(By the way, despite the implications in some of CompuServe's old press releases and in occasional trade-press articles, PNG's development was not instigated by either CompuServe or the World Wide Web Consortium, nor was it led by them. Individuals from both organizations contributed to the effort, but the PNG development group exists as a separate, Internet-based entity.)

That's only half the story, however; PNG would deserve a home page even if all that had not taken place, just because it's so darned nifty. Yes, it's not every day you come across an image format and say, "Outraaageous!" In fact, you may never say that in your entire lifetime (truly a pity), but PNG is still cool. Some of its spiffier features include:

Not exactly spiffy, but worth mentioning anyway:

PNG also supports things like suggested quantization, "smart" extensibility, a standard color space and lots of other excellent stuff, but let us leave all that aside for now. Those who want a quick explanation of the main features can check out Greg's Basic Introduction to PNG Features. Those who want all of the gory details can either find a library with the July 1995 issue of Dr. Dobb's Journal and read Lee Crocker's PNG article; read a copy of Greg's O'Reilly book, PNG: The Definitive Guide; or else go read the full Portable Network Graphics Specification, a reasonably concise W3C Recommendation (the very first one!) that is amazingly well written and understandable. (Greg had no part in the actual writing of it, so he can say things like that.) See the PNG documentation page for links to plain ASCII, PostScript (US letter-size) and PDF versions, and see the W3C's PNG page and official press release for links to related documentation on gamma and color correction.

Note that the PNG specification was updated to version 1.1 on New Year's Eve 1998 (that is, 31 December 1998). It included new chunks for cross-platform color correction (sRGB and iCCP), a revised and much more sensible description of gamma correction, and a number of other minor improvements and clarifications (all fully backward compatible, of course!). A second, more minor update (version 1.2) was released in August 1999; its only change was the addition of the iTXt chunk (international text).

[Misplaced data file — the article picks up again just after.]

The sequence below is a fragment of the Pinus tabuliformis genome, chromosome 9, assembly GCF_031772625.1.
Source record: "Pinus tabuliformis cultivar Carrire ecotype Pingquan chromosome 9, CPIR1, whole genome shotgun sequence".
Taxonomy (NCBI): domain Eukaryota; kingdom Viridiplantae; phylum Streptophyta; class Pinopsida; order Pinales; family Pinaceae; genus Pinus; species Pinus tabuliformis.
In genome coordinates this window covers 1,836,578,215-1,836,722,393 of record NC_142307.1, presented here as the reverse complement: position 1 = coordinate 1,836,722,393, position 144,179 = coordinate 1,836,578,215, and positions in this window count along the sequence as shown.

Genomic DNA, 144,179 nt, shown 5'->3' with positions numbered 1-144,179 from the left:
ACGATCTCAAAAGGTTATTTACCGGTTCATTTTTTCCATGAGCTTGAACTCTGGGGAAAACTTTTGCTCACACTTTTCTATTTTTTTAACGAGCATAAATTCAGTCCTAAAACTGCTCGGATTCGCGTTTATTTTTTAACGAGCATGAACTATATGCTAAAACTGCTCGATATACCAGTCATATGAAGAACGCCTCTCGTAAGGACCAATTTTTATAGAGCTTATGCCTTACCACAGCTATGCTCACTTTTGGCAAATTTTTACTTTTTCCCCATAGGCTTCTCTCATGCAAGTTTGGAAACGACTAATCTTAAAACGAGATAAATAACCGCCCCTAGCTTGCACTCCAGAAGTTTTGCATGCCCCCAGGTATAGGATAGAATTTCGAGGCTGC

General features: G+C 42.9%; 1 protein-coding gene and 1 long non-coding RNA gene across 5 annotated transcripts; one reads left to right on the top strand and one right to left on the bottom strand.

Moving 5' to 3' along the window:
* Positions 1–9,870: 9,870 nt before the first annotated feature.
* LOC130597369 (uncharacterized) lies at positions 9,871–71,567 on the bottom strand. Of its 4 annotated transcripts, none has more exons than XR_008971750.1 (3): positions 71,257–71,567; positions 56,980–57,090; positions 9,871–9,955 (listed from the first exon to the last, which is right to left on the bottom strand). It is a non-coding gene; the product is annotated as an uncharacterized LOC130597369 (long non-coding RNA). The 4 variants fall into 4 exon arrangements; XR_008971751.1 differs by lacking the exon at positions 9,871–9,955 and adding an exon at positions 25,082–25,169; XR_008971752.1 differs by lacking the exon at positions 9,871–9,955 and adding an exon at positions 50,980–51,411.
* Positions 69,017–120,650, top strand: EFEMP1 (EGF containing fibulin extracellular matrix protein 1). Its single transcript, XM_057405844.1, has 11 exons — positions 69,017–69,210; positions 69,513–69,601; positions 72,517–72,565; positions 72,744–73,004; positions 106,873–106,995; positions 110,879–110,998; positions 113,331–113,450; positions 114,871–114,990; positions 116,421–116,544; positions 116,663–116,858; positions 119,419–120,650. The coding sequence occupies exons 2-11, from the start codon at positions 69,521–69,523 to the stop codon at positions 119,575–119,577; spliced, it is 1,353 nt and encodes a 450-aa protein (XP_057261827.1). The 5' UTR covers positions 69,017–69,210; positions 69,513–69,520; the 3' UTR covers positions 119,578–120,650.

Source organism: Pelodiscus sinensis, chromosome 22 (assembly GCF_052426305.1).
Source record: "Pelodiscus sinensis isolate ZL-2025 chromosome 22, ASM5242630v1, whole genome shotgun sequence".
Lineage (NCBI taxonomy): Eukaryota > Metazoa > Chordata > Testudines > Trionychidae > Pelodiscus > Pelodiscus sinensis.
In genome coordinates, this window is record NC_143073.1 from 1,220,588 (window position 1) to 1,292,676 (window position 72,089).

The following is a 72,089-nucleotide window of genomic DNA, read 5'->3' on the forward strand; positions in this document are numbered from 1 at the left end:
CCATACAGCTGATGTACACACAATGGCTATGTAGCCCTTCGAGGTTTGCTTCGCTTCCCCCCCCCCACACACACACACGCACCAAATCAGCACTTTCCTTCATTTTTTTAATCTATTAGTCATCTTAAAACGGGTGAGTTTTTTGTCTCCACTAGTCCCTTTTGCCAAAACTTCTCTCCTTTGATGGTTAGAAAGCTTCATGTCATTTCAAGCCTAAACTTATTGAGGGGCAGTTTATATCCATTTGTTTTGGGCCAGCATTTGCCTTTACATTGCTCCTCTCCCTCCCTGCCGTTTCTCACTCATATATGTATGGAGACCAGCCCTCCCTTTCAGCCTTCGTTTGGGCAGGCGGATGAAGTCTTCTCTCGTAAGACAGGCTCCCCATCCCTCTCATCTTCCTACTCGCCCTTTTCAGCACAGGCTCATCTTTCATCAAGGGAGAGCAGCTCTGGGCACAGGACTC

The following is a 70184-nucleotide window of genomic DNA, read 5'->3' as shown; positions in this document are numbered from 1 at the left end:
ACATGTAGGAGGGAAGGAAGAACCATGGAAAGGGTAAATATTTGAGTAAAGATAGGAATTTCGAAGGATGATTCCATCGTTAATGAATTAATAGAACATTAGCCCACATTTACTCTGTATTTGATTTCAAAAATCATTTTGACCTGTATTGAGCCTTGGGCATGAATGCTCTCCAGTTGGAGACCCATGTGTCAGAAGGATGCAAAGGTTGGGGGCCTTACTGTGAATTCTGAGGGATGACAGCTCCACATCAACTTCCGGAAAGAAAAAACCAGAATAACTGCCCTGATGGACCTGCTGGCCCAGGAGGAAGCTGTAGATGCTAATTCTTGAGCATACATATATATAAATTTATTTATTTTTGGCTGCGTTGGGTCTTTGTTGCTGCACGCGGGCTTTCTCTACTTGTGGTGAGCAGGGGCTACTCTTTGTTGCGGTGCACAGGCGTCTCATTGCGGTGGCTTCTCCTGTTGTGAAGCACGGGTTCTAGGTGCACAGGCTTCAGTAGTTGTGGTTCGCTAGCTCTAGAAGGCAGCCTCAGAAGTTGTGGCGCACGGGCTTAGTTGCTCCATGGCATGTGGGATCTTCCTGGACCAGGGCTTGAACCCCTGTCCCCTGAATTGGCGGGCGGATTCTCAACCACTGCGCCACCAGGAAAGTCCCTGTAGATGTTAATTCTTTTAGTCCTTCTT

In addition, PNG began the long process of international standardization* in 1999 (see the 10 May 1999 news item for details), thanks largely to its inclusion in VRML97. It finally completed that process and became the joint ISO/IEC standard 15948:2004 nearly five years later (see the 3 March 2004 news item), a few months after it was also rereleased by the W3C (with identical content) as their "PNG Second Edition" Recommendation.

*PNG was already part of the UK profile for MHEG-5 on digital terrestrial television; MHEG-5 is the international standard for a next-generation teletext system that shares a number of features with HTML. PNG is also used in MHP, the Java-based Multimedia Home Platform for digital video systems, and was included in HAVi, the somewhat defunct Home Audio-Video Interoperability standard for 1394-based home networking.

And the design of the multi-image extension to PNG known as MNG is officially complete (version 1.0 of the MNG specification was released on 31 January 2001), with quite a number of applications available and a free reference library, too.

By now you're undoubtedly drooling over such an incredibly well-designed image format and wondering where you can find applications or programming tools that support it. Well, wonder no further! Greg aims to please.

[PNG (apps) now!]

General Information Applications Programming Resources Images Animation